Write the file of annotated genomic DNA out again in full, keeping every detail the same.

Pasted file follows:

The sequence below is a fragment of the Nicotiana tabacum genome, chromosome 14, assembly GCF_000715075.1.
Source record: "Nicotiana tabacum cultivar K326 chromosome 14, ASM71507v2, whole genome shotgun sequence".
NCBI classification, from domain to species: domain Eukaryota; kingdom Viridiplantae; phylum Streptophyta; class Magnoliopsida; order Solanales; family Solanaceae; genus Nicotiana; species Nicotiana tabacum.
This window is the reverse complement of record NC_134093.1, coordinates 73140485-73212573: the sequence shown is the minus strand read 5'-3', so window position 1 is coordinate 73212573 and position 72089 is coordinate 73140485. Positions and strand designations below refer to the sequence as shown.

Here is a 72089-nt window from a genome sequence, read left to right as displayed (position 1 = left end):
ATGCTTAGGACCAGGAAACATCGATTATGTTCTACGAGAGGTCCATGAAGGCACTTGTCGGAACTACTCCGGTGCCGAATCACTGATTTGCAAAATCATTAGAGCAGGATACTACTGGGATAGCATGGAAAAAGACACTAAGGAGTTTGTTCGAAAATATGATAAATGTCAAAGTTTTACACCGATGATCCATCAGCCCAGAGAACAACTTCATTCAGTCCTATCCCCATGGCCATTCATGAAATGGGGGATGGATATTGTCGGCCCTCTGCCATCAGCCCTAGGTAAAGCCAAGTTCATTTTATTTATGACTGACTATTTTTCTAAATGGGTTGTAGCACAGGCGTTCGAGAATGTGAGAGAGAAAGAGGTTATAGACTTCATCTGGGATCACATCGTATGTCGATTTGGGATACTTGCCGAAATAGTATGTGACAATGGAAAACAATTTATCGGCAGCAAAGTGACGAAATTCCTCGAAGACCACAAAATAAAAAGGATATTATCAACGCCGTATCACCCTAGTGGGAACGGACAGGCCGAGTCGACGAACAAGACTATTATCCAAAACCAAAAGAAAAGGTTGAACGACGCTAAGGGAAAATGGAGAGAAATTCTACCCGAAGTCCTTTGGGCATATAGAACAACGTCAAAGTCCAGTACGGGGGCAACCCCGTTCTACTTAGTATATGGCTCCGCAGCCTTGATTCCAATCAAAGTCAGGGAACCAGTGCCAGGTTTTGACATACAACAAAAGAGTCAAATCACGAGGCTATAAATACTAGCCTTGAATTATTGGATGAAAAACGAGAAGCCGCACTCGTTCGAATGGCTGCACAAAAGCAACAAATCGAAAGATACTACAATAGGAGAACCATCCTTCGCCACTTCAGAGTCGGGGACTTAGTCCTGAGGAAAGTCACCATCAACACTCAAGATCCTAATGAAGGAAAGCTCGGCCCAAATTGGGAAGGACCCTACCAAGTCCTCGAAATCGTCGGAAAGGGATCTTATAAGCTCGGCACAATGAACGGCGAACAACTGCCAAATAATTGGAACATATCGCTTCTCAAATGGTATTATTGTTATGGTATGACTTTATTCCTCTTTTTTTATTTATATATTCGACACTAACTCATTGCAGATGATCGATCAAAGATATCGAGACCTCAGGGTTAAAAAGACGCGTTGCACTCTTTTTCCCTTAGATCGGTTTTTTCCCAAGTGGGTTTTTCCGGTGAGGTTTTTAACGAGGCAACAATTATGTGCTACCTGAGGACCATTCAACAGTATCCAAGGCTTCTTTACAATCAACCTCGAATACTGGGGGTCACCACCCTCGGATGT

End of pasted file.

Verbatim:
The sequence below is a fragment of the Nicotiana tabacum genome, chromosome 14, assembly GCF_000715075.1.
Source record: "Nicotiana tabacum cultivar K326 chromosome 14, ASM71507v2, whole genome shotgun sequence".
NCBI classification, from domain to species: domain Eukaryota; kingdom Viridiplantae; phylum Streptophyta; class Magnoliopsida; order Solanales; family Solanaceae; genus Nicotiana; species Nicotiana tabacum.
This window is the reverse complement of record NC_134093.1, coordinates 73140485-73212573: the sequence shown is the minus strand read 5'-3', so window position 1 is coordinate 73212573 and position 72089 is coordinate 73140485. Positions and strand designations below refer to the sequence as shown.

Here is a 72089-nt window from a genome sequence, read left to right as displayed (position 1 = left end):
ATGCTTAGGACCAGGAAACATCGATTATGTTCTACGAGAGGTCCATGAAGGCACTTGTCGGAACTACTCCGGTGCCGAATCACTGATTTGCAAAATCATTAGAGCAGGATACTACTGGGATAGCATGGAAAAAGACACTAAGGAGTTTGTTCGAAAATATGATAAATGTCAAAGTTTTACACCGATGATCCATCAGCCCAGAGAACAACTTCATTCAGTCCTATCCCCATGGCCATTCATGAAATGGGGGATGGATATTGTCGGCCCTCTGCCATCAGCCCTAGGTAAAGCCAAGTTCATTTTATTTATGACTGACTATTTTTCTAAATGGGTTGTAGCACAGGCGTTCGAGAATGTGAGAGAGAAAGAGGTTATAGACTTCATCTGGGATCACATCGTATGTCGATTTGGGATACTTGCCGAAATAGTATGTGACAATGGAAAACAATTTATCGGCAGCAAAGTGACGAAATTCCTCGAAGACCACAAAATAAAAAGGATATTATCAACGCCGTATCACCCTAGTGGGAACGGACAGGCCGAGTCGACGAACAAGACTATTATCCAAAACCAAAAGAAAAGGTTGAACGACGCTAAGGGAAAATGGAGAGAAATTCTACCCGAAGTCCTTTGGGCATATAGAACAACGTCAAAGTCCAGTACGGGGGCAACCCCGTTCTACTTAGTATATGGCTCCGCAGCCTTGATTCCAATCAAAGTCAGGGAACCAGTGCCAGGTTTTGACATACAACAAAAGAGTCAAATCACGAGGCTATAAATACTAGCCTTGAATTATTGGATGAAAAACGAGAAGCCGCACTCGTTCGAATGGCTGCACAAAAGCAACAAATCGAAAGATACTACAATAGGAGAACCATCCTTCGCCACTTCAGAGTCGGGGACTTAGTCCTGAGGAAAGTCACCATCAACACTCAAGATCCTAATGAAGGAAAGCTCGGCCCAAATTGGGAAGGACCCTACCAAGTCCTCGAAATCGTCGGAAAGGGATCTTATAAGCTCGGCACAATGAACGGCGAACAACTGCCAAATAATTGGAACATATCGCTTCTCAAATGGTATTATTGTTATGGTATGACTTTATTCCTCTTTTTTTATTTATATATTCGACACTAACTCATTGCAGATGATCGATCAAAGATATCGAGACCTCAGGGTTAAAAAGACGCGTTGCACTCTTTTTCCCTTAGATCGGTTTTTTCCCAAGTGGGTTTTTCCGGTGAGGTTTTTAACGAGGCAACAATTATGTGCTACCTGAGGACCATTCAACAGTATCCAAGGCTTCTTTACAATCAACCTCGAATACTGGGGGTCACCACCCTCGGATGT